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Some companies covered by Germany’s newly-launched national emissions trading system (nEHS) are likely to promptly launch legal challenges against the mechanism, which could introduce a degree uncertainty that could drag on for years, according to experts.
EUAs advanced to a new record above €35 on Friday as cold weather continued to support carbon’s massive rally while auction supply remains paused.
Norway aims to increase its national carbon tax more than threefold by the end of the decade, it said in a climate roadmap released Friday that focused on reducing emissions from non-EU ETS covered sectors.
The UK government shuffled its climate ministers on Friday, with Business Secretary Alok Sharma stepping down from that post to focus full time on his role as president of the upcoming UN climate summit.
The future Democratic chair of the US Senate agriculture committee will focus on passing bipartisan legislation in the new Congress to help rural stakeholders voluntarily participate in carbon markets, according to a media report.
California’s snowpack remains below historic averages and could limit future low-carbon hydroelectric generation, while overall power consumption dropped slightly in December across the Golden State as Governor Gavin Newsom re-imposed measures to slow the spread of COVID-19, data shows.
Compliance entities and speculators held their California Carbon Allowance (CCA) holdings mostly firm across the first several trading sessions of 2021, according to US Commodity Futures Trading Commission (CFTC) data published Friday.
ANALYSIS: Dems’ Senate win improves US climate prospects, but comprehensive measures still seen out of reach
The Democratic Senate victories secured this week will enable US President-elect Joe Biden (D) to more easily reverse Trump-era environmental rollbacks, confirm political appointees, and advance green spending and infrastructure provisions, but the razor-thin majority in both Congressional chambers will still create hurdles to pass more aggressive federal climate legislation, experts told Carbon Pulse.
BITE-SIZED UPDATES FROM AROUND THE WORLD
Hot one – Last year was likely the joint warmest on record, tied with 2016, according to temperature data published by the EU’s Copernicus Climate Change Service. It shows that the global average surface temperature in 2020 was 1.25C higher than in the pre-industrial period of 1850-1900. Only 2016 matched the heat in 2020, but that year saw a natural El Nino climate event which boosts temperatures. Without that, it is likely 2020 would have been the outright hottest year. (Guardian)
Damage cover – Natural catastrophes around the world resulted in $210 bln in damages in 2020, up from $166 bln in 2019, with the US especially hard hit by hurricanes and wildfires as a warming planet heightens risks, according to German reinsurer Munich Re. Losses that were insured rose to $82 bln from $57 bln in 2019, adding to the burden of the coronavirus pandemic that has hit the insurance industry hard. (Reuters)
Lease let-down – The oil industry responded to the controversial and last-minute sale of oil leases in the US Arctic National Wildlife Refuge (ANSWR) with a collective ‘meh’ on Wednesday. The federal government received bids on just 11 of the 22 leasing tracts on offer, and nine of those were purchased at the legal minimum price of $25 per acre by an Alaska state-owned corporation with hopes to sublet the tracts to other oil companies in the future. No major or even mid-size oil companies entered valid bids. The ANWR lease sales are mandated as part of Republican legislators’ plan to pay for their 2017 tax cuts based on expectations that the sales and oil extraction would net the Treasury $1.8 bln over 10 years, though Wednesday’s lease sale only raised $14.4 mln. Under mounting pressure from climate advocates, the six biggest American banks and five biggest Canadian banks have all pledged not to finance drilling in the refuge. Additionally, President-elect Joe Biden has pledged to prevent oil drilling in the refuge. (Climate Nexus)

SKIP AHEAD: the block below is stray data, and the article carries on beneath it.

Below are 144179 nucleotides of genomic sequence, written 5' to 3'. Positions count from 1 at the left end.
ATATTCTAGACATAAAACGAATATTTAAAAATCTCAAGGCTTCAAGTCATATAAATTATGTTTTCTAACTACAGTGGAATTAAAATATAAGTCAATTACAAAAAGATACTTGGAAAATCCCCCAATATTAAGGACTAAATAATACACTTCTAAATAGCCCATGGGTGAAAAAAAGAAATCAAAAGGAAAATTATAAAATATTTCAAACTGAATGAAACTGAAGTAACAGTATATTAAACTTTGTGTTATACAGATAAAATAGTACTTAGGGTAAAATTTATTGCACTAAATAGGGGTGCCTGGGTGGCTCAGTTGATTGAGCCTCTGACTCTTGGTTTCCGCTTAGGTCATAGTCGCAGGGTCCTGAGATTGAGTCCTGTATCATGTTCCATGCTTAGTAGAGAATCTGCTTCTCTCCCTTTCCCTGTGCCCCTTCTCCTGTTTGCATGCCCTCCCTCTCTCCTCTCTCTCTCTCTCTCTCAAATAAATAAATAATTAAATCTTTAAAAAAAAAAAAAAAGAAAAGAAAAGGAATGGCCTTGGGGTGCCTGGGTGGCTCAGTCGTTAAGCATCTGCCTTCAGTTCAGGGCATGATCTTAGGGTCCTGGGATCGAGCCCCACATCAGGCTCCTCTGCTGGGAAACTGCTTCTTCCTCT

Budget billions – California Governor Gavin Newsom released the state’s proposed budget on Friday, earmarking nearly $1.4 bln in Greenhouse Gas Revenue Fund expenditures from the state’s cap-and-trade auctions for the 2021-22 fiscal year, along with a one-time payment of $465 mln to improve access to new and used zero-emissions vehicles. The budget would also advance the governor’s September executive order to ban the sale of new gasoline-powered passenger vehicles by 2035. The legislature will still need to enact the budget this summer before Newsom can sign it.
Alt in the wound – California regulator ARB on Thursday announced it has reached a $132,500-settlement with renewable diesel and renewable jet fuel producer AltAir-Paramount addressing reporting violations under the state’s Low Carbon Fuel Standard (LCFS). In a press release, the ARB said its staff determined that Altair made unauthorised changes to quarterly and annual reports, including reclassifying certain fuel volumes and adding previously unreported gasoline sales. AltAir admitted the violations, cooperated with ARB’s investigation, and is now in full compliance with the LCFS regulation, the agency added.
And finally… Green malt – Some 17 British whisky distilleries have received the first phase of £10 mln in government funding to cover the cost of implementing net zero production practices, such as switching to low-carbon fuels. The programme aims to help the export-focused distilleries cut emissions by almost a mln tonnes of CO2 a year. (BusinessGreen)
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